Tesco homes design ‘a cross between Parkway and Parkhurst’
“IT’S like a cross between Parkway and Parkhurst.”
That was the verdict of borough councillors who condemned the design of homes on the Broadwater Road site in WGC, propsed by Tesco’s architect.
Although the images showed a beautiful vista similar to Parkway with long tree-lined areas sandwiched between houses, the homes themselves were not to their liking.
Councillor Malcolm Cowan said: “The houses look very barrack-like.”
Sara Johnston, ward councillor for Panshanger, added: “I felt the design of the homes was slightly prison-like and not somewhere I wouldn’t personally like to live at all.”
You may also want to watch:
The Parkhurst quip was made by councillor Steven Markiewicz who also picked up on the architect’s claim the design would bring the Shredded Wheat factory back to the heart of the town.
Cllr Markiewicz said: “Heart of the town? This might rip the heart out of the town.”
- 1 'Almost double the population' - Plans unveiled for two adjacent festivals at the same time
- 2 F9: Filming locations of Vin Diesel's new Fast & Furious 9 movie
- 3 The latest court results for Welwyn Hatfield and Potters Bar
- 4 Deal signed with construction firm for old Shredded Wheat factory
- 5 Aldi eyes new Hertfordshire store locations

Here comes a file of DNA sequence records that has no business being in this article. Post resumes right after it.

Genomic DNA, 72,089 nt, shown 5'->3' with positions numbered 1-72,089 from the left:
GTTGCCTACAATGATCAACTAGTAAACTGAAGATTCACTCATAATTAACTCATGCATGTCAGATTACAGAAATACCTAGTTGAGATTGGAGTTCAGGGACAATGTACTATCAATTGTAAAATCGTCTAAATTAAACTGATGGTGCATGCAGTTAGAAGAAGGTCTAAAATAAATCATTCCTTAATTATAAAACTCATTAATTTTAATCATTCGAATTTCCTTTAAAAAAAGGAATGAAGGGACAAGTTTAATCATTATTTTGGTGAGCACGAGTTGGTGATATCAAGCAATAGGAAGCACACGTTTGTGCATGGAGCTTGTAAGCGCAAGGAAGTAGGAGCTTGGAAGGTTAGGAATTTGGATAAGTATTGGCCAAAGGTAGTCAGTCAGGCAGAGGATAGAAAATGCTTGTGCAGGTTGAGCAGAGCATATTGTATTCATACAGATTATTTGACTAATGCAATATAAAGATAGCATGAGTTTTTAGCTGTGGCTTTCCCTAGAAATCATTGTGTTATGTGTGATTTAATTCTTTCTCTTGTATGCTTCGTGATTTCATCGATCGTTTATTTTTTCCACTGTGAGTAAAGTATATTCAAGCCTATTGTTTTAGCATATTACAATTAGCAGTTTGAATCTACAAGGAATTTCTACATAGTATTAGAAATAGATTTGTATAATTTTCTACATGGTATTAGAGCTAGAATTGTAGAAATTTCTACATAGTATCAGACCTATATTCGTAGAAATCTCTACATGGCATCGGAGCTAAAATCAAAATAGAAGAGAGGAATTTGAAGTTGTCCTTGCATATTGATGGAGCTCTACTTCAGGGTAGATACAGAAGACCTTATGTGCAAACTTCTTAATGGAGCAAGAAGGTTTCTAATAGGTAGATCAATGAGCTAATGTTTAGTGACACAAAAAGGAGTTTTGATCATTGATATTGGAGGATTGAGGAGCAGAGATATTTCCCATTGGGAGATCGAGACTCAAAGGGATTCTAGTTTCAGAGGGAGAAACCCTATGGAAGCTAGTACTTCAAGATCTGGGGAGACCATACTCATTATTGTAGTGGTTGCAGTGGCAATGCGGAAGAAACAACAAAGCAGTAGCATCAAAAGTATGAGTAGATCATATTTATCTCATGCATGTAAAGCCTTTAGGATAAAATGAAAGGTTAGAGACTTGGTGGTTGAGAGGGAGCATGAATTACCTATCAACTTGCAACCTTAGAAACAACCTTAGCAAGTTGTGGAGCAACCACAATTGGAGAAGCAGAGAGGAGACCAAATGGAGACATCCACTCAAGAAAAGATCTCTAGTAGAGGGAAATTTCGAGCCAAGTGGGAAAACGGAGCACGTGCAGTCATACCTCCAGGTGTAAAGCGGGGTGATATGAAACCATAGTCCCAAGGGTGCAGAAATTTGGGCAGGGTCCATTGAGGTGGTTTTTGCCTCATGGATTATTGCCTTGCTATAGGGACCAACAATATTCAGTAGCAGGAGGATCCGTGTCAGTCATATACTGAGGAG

- 6 100 homes approved at appeal for Green Belt land
- 7 Re-appeal launched after driver arrested and pedestrian hospitalised following crash
- 8 Thanks Dad! WHT readers send 2,500 Father's Day messages
- 9 'It means the world' - lucky Postcode Lottery winners scoop £180,000 prize
- 10 Frank Turner added to revised Slam Dunk Festival 2021 line-up set for Hatfield
The crest-fallen architect told the gathered representatives the homes on the plan were just for illustrative purposes.
Graham Morrison said: “It’s a real privilege to be working on a project like this. It’s steeped in history but a very modern history.
“The heart of WGC. I wasn’t claiming it was the heart of the town, more the spirit of the garden city.
“You don’t like the design of houses, they’re just to illustrate.
“This was a hybrid application, the first phase is focused entirely round the civic square.”
The architect emphasised that although outline planning permission was being sought by Tesco, detailed permission could be gained by any developer.
* For in-depth coverage of the meeting, buy this week’s Welwyn Hatfield Times, out now.